By Ronnie Ellis / CNHI News Service
Days after CNHI News reported on a study that linked elevated levels of self-reported cancer deaths in Floyd County to surface mining, another national health study ranks Floyd County as the unhealthiest in Kentucky.
The University of Wisconsin and the Robert Wood Johnson Foundation this week released their fourth annual County Health Rankings for all 50 states. Oldham County is rated Kentucky’s healthiest and Floyd its least healthy.
Boone County, in northern Kentucky, is the second healthiest, while Perry County, also a mining community in southeastern Kentucky, is ranked the state’s second unhealthiest.
The rankings are based primarily on factors like income, smoking rates, obesity, income and access to medical care, according to University of Wisconsin Angela Russell.
It measures some physical environmental data but it did not specifically study the effects of surface mining in counties, according to Russell. The study found Floyd County actually has less air pollution on average than Kentucky as a whole. Russell said the study data on “fine particulate matter” comes from the Centers from Disease Control.
Russell suggested the absence of heavy industry in a rural area is the explanation for the lower rate of air pollutants shown in the study.
But the RWJF study found that 95 percent of Floyd County’s population is “exposed to water which exceeds the (acceptable) limit of contamination,” Russell said. Those data come from the federal Environmental Protection Agency, Russell said.
Michael Hendryx, professor of Public Health at West Virginia University, last week published a study showing Floyd County has higher self-reported levels of cancer deaths and other symptoms of poor health which he links to surface mining. Hendryx is skeptical of the RWJF data regarding air pollution or particulate matter.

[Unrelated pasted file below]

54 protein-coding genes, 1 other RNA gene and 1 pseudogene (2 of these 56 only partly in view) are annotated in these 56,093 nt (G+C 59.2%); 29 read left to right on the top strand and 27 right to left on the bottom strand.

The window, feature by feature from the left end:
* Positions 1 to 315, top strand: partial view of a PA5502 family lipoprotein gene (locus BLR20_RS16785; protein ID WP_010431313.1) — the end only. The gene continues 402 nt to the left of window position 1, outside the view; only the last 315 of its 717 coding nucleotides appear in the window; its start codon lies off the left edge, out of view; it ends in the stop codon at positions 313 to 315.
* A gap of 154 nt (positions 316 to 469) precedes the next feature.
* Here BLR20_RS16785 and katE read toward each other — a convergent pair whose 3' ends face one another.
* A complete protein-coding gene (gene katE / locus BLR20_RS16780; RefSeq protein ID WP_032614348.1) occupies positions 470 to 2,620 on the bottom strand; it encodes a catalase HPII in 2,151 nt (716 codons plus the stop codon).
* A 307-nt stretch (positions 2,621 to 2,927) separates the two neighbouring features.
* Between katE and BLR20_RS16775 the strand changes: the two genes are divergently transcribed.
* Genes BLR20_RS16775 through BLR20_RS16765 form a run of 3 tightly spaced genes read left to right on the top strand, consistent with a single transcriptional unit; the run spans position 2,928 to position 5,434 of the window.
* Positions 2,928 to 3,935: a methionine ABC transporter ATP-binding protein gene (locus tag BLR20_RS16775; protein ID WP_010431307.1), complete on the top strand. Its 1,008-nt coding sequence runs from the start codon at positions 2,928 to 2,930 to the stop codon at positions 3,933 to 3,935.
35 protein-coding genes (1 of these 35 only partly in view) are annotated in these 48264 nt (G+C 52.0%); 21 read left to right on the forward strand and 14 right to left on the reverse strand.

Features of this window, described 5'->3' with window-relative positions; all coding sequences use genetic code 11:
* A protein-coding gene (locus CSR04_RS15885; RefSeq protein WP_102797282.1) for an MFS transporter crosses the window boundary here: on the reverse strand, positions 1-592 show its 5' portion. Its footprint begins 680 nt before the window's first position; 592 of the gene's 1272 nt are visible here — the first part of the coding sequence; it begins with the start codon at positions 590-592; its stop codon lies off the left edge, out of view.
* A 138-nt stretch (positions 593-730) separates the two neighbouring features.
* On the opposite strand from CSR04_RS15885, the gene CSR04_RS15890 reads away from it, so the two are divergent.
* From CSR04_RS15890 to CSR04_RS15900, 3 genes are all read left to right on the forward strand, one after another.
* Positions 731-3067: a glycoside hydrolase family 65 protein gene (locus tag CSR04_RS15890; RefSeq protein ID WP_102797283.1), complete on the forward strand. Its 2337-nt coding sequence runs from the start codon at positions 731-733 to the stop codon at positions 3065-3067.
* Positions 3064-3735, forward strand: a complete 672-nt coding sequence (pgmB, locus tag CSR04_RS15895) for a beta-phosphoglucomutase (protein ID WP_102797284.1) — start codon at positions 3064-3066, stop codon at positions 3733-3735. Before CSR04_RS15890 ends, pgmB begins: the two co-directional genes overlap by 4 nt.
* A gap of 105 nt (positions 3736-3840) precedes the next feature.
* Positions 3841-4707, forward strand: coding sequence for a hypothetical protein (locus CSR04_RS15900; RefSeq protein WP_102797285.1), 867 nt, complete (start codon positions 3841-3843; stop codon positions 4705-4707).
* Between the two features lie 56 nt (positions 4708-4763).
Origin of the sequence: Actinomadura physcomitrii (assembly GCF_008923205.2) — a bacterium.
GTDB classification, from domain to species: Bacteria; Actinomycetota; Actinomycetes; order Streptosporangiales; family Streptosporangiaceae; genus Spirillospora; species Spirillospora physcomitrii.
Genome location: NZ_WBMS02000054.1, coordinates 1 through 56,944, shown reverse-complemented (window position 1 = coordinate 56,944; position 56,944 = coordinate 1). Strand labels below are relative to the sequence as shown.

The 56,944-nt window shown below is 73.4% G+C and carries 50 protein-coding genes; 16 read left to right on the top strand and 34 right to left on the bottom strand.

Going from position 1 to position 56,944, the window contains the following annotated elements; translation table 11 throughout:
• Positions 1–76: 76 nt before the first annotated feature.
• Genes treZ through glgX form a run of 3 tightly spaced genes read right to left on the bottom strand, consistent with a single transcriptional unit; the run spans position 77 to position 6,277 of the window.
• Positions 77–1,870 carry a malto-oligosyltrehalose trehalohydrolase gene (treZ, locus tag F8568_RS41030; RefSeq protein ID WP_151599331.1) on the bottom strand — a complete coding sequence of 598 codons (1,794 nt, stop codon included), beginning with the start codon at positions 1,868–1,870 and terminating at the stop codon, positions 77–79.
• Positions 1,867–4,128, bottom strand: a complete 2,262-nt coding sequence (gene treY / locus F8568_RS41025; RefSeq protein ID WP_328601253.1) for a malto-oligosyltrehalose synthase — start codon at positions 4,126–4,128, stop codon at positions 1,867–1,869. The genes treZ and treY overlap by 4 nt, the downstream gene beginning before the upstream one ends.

“The County Rankings Data on particulate matter are very weak and I don’t think they provide an accurate picture of air quality,” said Hendryx who recently wrote a paper for the American Journal of Public Health questioning those data in the RWJF study.
In that paper, Hendryx said the County Rankings underestimate air pollution and environmental factors such as surface mining. The paper is otherwise generally supportive of the rankings, saying they can provide valuable guidance to local health officials and policy makers.
But Hendryx suggests closer attention to environmental pollution.
“Exposure to environmental pollutants has a larger impact on population health than the (County Rankings) model indicates,” Hendryx writes in the paper.
Deborah Payne of the Kentucky Environmental Foundation said only recently have environmental monitoring groups and agencies begun measuring very fine particulate matter like silica dust and other tiny mineral particles released into the atmosphere by explosions of rock, something which occurs frequently in surface mining in the mountains of eastern Kentucky.